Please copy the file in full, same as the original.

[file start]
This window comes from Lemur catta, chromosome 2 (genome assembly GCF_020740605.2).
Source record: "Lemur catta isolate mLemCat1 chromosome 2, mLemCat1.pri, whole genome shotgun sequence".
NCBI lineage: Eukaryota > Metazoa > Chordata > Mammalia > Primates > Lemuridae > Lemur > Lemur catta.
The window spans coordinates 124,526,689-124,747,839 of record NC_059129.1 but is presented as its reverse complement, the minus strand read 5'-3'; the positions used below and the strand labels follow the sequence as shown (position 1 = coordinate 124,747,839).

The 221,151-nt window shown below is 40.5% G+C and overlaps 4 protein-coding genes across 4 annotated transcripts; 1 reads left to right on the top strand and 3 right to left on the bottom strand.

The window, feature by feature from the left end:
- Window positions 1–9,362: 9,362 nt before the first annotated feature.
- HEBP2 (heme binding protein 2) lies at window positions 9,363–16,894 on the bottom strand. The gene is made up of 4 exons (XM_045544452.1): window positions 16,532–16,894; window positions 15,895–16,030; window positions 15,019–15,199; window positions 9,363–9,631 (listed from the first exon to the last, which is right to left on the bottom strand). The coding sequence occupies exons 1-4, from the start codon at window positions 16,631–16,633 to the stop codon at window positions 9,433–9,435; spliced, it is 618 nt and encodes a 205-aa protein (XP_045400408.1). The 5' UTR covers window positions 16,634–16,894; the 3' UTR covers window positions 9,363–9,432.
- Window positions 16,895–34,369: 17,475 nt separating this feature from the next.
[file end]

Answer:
This window comes from Lemur catta, chromosome 2 (genome assembly GCF_020740605.2).
Source record: "Lemur catta isolate mLemCat1 chromosome 2, mLemCat1.pri, whole genome shotgun sequence".
NCBI lineage: Eukaryota > Metazoa > Chordata > Mammalia > Primates > Lemuridae > Lemur > Lemur catta.
The window spans coordinates 124,526,689-124,747,839 of record NC_059129.1 but is presented as its reverse complement, the minus strand read 5'-3'; the positions used below and the strand labels follow the sequence as shown (position 1 = coordinate 124,747,839).

The 221,151-nt window shown below is 40.5% G+C and overlaps 4 protein-coding genes across 4 annotated transcripts; 1 reads left to right on the top strand and 3 right to left on the bottom strand.

The window, feature by feature from the left end:
- Window positions 1–9,362: 9,362 nt before the first annotated feature.
- HEBP2 (heme binding protein 2) lies at window positions 9,363–16,894 on the bottom strand. The gene is made up of 4 exons (XM_045544452.1): window positions 16,532–16,894; window positions 15,895–16,030; window positions 15,019–15,199; window positions 9,363–9,631 (listed from the first exon to the last, which is right to left on the bottom strand). The coding sequence occupies exons 1-4, from the start codon at window positions 16,631–16,633 to the stop codon at window positions 9,433–9,435; spliced, it is 618 nt and encodes a 205-aa protein (XP_045400408.1). The 5' UTR covers window positions 16,634–16,894; the 3' UTR covers window positions 9,363–9,432.
- Window positions 16,895–34,369: 17,475 nt separating this feature from the next.